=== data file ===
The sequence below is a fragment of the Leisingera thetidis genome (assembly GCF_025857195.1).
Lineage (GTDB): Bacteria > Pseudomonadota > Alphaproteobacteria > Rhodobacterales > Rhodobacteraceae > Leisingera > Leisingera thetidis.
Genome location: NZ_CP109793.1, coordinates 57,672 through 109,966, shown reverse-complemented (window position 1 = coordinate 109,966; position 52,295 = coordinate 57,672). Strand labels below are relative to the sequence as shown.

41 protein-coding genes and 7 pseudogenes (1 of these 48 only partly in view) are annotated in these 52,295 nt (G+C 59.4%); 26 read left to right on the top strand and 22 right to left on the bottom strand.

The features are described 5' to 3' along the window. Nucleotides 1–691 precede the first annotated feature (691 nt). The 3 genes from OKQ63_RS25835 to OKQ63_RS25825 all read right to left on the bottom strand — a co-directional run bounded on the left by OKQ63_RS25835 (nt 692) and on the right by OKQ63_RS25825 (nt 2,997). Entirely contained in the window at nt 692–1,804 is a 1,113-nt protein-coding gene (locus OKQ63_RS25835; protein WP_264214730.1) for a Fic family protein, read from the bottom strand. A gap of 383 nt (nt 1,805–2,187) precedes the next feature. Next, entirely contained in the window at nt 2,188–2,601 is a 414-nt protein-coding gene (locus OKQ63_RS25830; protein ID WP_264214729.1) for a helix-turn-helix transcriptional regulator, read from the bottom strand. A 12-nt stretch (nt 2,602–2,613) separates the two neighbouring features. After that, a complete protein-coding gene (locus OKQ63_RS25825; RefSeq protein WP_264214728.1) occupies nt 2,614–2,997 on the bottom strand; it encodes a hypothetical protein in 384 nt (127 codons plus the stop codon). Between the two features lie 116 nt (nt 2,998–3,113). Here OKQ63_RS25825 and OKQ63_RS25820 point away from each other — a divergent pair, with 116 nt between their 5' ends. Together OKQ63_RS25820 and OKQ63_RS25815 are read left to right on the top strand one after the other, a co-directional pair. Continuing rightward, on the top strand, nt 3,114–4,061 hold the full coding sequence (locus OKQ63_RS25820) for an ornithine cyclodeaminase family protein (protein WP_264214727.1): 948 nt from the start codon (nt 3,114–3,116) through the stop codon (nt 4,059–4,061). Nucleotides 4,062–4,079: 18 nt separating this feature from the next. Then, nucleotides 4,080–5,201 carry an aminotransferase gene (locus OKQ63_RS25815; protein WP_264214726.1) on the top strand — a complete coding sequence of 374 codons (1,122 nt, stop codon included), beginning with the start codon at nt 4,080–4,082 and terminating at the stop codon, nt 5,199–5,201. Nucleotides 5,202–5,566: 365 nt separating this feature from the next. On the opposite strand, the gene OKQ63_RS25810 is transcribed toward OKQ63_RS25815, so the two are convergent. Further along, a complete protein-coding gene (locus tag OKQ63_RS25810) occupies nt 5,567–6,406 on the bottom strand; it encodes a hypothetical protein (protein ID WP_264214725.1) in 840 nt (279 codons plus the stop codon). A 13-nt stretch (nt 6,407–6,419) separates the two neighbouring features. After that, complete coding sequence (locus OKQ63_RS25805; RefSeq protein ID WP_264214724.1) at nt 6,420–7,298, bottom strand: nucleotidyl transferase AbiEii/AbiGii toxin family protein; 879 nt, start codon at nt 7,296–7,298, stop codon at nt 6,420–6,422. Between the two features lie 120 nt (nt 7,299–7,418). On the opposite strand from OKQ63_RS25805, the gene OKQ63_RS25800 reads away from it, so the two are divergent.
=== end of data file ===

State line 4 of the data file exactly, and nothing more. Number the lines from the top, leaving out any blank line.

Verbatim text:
41 protein-coding genes and 7 pseudogenes (1 of these 48 only partly in view) are annotated in these 52,295 nt (G+C 59.4%); 26 read left to right on the top strand and 22 right to left on the bottom strand.